MERS: A Brief and Deadly History

The virus that causes Middle East Respiratory Syndrome (MERS) was first identified in Saudi Arabia three years ago, and it has spread across the region. Since 2012, the disease has killed more than 100 people in Saudi Arabia alone. It has also been reported in some parts of Europe.

Some experts say single-humped camels may have played a role in the transmission of MERS. The disease has been most prevalent among people who live close to camels or drink their milk. Many people fell ill last year after attending a large camel festival in Saudi Arabia.

The coronavirus is transmitted through the air, by coughing or close personal contact. It can take up to 2 weeks until flu-like symptoms appear, including fever and coughing. It is reported that almost 40 percent of patients who contract MERS will die.

Officials in South Korea are under fire for failing to stop the disease early on. The country's health ministry says the so-called "patient zero" was a 68-year-old man, who returned from the Middle East in early May.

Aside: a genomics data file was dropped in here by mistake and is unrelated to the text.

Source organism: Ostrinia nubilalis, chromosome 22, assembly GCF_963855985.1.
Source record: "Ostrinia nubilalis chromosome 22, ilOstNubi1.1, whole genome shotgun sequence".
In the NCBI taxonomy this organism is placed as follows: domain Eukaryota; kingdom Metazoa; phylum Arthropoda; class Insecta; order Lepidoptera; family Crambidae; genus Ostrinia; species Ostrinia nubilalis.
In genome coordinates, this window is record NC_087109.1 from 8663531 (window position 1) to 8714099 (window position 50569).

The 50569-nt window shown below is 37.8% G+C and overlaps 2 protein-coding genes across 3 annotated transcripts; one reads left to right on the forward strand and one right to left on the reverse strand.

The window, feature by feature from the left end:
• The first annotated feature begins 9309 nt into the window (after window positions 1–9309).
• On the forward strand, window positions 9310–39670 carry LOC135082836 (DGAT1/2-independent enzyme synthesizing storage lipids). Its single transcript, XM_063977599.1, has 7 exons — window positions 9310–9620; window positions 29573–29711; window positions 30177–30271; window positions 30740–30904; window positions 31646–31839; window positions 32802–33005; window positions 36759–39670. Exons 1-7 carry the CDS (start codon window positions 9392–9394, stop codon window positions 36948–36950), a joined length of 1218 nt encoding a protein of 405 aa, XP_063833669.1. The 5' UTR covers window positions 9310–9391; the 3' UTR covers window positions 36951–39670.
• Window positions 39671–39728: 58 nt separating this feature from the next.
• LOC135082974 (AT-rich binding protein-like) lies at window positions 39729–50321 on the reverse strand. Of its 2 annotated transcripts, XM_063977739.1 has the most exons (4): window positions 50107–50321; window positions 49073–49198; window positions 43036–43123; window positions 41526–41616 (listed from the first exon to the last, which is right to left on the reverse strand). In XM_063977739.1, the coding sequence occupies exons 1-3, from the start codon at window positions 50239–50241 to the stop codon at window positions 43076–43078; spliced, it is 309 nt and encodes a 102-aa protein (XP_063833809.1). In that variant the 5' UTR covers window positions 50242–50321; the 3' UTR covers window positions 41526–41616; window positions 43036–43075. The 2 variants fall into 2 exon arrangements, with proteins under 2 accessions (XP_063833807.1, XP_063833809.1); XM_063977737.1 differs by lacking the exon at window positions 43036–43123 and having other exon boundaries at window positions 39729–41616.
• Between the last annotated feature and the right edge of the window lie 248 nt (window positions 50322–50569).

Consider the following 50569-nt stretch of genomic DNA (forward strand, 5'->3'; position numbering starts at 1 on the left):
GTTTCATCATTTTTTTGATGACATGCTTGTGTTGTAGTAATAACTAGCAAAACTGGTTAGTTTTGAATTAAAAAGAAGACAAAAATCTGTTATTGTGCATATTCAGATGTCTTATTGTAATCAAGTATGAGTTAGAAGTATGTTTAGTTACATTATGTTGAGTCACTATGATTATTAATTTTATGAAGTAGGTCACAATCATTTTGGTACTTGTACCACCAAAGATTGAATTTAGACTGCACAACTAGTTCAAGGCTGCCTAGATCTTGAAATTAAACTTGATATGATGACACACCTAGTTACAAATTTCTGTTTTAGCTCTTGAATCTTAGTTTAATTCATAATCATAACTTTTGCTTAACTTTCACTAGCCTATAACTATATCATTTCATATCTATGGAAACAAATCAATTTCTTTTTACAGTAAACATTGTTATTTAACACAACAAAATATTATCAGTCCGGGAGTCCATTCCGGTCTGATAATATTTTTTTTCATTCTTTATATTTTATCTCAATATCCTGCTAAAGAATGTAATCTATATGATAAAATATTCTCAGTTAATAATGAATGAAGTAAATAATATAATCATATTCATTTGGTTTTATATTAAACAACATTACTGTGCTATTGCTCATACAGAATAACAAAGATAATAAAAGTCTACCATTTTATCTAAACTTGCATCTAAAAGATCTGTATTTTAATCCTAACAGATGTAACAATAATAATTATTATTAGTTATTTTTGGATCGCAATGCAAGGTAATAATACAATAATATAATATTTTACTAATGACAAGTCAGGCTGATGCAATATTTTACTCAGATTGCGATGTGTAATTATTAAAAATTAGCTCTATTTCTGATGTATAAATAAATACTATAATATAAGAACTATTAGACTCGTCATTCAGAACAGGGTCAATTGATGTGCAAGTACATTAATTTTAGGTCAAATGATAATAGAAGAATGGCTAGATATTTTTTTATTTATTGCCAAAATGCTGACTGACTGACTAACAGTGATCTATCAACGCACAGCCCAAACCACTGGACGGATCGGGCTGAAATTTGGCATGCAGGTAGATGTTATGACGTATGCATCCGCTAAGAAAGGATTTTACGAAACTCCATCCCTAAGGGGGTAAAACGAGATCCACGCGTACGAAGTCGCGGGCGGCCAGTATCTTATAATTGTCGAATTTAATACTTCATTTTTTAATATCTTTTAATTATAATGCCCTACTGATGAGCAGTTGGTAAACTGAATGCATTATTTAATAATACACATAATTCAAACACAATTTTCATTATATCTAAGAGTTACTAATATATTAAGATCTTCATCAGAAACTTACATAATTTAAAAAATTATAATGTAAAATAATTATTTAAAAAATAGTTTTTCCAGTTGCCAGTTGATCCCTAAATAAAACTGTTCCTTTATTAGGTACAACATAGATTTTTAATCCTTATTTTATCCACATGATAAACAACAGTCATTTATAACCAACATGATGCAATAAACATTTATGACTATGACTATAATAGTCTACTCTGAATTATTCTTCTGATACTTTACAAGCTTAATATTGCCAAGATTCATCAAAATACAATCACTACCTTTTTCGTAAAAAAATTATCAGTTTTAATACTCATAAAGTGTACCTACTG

The man developed a high fever, and was admitted to hospital in the city of Pyeongtaek. He stayed there for three days. The patient was later transferred to another hospital, where he first tested positive for MERS.

During his first hospital stay, "patient zero" infected 36 people, including medical staff. Among them was a 35-year-old man who was staying in a different room. Health authorities say they didn't suspect he could have been in close contact with patient zero.

The 35-year-old developed pneumonia and was transferred to a hospital in Seoul on May 27. He was not kept in isolation and once there, he infected 34 other people within the hospital.